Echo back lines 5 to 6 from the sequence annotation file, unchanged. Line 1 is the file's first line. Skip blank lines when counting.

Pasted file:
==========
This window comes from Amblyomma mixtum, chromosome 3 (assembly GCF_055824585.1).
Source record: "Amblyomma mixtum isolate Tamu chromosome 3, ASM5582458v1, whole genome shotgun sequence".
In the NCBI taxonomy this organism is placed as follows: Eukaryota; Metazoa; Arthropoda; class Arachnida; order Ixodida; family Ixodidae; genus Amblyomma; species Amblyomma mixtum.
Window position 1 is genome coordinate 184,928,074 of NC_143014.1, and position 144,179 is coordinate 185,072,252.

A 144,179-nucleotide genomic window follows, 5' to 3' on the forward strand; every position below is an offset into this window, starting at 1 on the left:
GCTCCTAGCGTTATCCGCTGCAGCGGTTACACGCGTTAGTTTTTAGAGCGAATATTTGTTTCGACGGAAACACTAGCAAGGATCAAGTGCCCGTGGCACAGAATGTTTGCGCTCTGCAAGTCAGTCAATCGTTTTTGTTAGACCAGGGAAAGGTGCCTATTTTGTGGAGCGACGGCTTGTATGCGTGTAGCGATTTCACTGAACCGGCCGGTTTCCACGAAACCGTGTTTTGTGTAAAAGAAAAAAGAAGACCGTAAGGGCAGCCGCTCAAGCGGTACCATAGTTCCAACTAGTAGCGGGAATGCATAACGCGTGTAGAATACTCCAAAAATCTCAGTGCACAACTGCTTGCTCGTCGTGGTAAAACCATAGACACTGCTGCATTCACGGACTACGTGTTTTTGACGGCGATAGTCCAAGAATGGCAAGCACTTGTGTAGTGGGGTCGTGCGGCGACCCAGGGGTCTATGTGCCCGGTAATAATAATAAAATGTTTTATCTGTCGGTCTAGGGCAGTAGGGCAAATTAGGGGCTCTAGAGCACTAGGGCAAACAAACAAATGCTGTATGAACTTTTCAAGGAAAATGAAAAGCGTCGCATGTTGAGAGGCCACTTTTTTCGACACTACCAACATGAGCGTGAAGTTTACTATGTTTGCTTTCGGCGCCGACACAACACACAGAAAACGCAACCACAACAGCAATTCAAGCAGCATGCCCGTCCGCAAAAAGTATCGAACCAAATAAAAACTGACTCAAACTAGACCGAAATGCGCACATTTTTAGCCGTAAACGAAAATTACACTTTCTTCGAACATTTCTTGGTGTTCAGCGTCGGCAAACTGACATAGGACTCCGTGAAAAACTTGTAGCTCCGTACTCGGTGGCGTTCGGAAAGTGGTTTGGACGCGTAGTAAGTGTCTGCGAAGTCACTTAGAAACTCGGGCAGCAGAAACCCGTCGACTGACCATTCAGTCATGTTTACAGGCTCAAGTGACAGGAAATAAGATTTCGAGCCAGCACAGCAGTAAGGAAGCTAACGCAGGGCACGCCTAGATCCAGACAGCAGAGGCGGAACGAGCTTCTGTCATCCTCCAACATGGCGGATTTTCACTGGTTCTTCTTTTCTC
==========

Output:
A 144,179-nucleotide genomic window follows, 5' to 3' on the forward strand; every position below is an offset into this window, starting at 1 on the left:
GCTCCTAGCGTTATCCGCTGCAGCGGTTACACGCGTTAGTTTTTAGAGCGAATATTTGTTTCGACGGAAACACTAGCAAGGATCAAGTGCCCGTGGCACAGAATGTTTGCGCTCTGCAAGTCAGTCAATCGTTTTTGTTAGACCAGGGAAAGGTGCCTATTTTGTGGAGCGACGGCTTGTATGCGTGTAGCGATTTCACTGAACCGGCCGGTTTCCACGAAACCGTGTTTTGTGTAAAAGAAAAAAGAAGACCGTAAGGGCAGCCGCTCAAGCGGTACCATAGTTCCAACTAGTAGCGGGAATGCATAACGCGTGTAGAATACTCCAAAAATCTCAGTGCACAACTGCTTGCTCGTCGTGGTAAAACCATAGACACTGCTGCATTCACGGACTACGTGTTTTTGACGGCGATAGTCCAAGAATGGCAAGCACTTGTGTAGTGGGGTCGTGCGGCGACCCAGGGGTCTATGTGCCCGGTAATAATAATAAAATGTTTTATCTGTCGGTCTAGGGCAGTAGGGCAAATTAGGGGCTCTAGAGCACTAGGGCAAACAAACAAATGCTGTATGAACTTTTCAAGGAAAATGAAAAGCGTCGCATGTTGAGAGGCCACTTTTTTCGACACTACCAACATGAGCGTGAAGTTTACTATGTTTGCTTTCGGCGCCGACACAACACACAGAAAACGCAACCACAACAGCAATTCAAGCAGCATGCCCGTCCGCAAAAAGTATCGAACCAAATAAAAACTGACTCAAACTAGACCGAAATGCGCACATTTTTAGCCGTAAACGAAAATTACACTTTCTTCGAACATTTCTTGGTGTTCAGCGTCGGCAAACTGACATAGGACTCCGTGAAAAACTTGTAGCTCCGTACTCGGTGGCGTTCGGAAAGTGGTTTGGACGCGTAGTAAGTGTCTGCGAAGTCACTTAGAAACTCGGGCAGCAGAAACCCGTCGACTGACCATTCAGTCATGTTTACAGGCTCAAGTGACAGGAAATAAGATTTCGAGCCAGCACAGCAGTAAGGAAGCTAACGCAGGGCACGCCTAGATCCAGACAGCAGAGGCGGAACGAGCTTCTGTCATCCTCCAACATGGCGGATTTTCACTGGTTCTTCTTTTCTC